Why do Liberals name call? It is disgusting....and only serves to shut down constructive dialogue.

Constructive dialogue with Conservative ideologues is not possible. I spent the better part of a decade and a half trying. So I call the stupid fucks names because life's too short and I'm too old to give the idiotic motherfuckers any more significant energy.

Yes, but don't forget that the issue at hand is name-calling a complete section of society as non-Canadian (by the right, in case you don't follow).

The truly sad thing is that Scheer and the Conservatives are taking reasonable conservative political ideology down the toilet by playing to the same ultra nationalistic, fundamentalist thinking base that supports people like Trump and other dictatorial types who lust for power and will use any means to get it and then tell the rest of us how we have to live -- according to THEIR version of the Koran. It makes it really hard to be a thinking person who can have legitimate conservative values. Where does one go? It is very sad, very divisive, very polarizing, and leaves no place for legitimate political discourse about ideas. Surely, we can be better than this.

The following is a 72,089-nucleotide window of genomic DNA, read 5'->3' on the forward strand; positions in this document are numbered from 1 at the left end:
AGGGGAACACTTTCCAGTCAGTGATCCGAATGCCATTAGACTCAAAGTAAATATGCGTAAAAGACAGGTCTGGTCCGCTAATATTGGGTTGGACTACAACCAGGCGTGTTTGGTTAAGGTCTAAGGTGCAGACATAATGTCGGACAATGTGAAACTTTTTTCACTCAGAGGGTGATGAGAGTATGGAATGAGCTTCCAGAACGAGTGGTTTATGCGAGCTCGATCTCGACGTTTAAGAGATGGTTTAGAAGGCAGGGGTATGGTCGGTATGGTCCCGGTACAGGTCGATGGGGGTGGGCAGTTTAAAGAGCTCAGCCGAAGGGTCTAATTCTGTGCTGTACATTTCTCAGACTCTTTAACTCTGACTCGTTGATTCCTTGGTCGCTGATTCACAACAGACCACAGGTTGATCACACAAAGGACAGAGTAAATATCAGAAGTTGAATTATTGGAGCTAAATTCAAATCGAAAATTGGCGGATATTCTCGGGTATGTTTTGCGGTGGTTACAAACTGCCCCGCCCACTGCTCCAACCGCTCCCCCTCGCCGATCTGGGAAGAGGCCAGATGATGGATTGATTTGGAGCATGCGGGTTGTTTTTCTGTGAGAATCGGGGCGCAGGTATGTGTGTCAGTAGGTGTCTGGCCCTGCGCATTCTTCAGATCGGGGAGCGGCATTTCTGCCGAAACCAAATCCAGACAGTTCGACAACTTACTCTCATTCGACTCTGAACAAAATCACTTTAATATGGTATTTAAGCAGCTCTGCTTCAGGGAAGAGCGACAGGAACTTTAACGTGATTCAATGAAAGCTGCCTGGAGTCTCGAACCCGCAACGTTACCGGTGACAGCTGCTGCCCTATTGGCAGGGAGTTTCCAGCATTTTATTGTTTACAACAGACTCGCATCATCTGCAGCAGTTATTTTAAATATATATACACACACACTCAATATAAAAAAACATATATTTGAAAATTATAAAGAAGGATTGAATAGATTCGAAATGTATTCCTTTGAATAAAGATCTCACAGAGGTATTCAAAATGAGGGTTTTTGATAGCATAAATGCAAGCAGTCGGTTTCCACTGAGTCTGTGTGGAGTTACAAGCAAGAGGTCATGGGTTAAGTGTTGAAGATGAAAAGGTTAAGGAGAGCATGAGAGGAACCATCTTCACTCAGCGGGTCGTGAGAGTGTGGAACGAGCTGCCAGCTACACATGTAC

To be honest, I find "reasonable conservative political ideology" to be bankrupt. Subtract the nativism and fundamentalist religion and whatnot, and conservatism is about as vacuous as liberalism but without the liberal tinge of compassion. There's nothing there except an economic ideology which is discredited every time anyone looks at it with any care, which persists only because it promotes upward redistribution of wealth. "Reasonable conservative political ideology" stands for nothing except taking most people's money and giving it to the rich.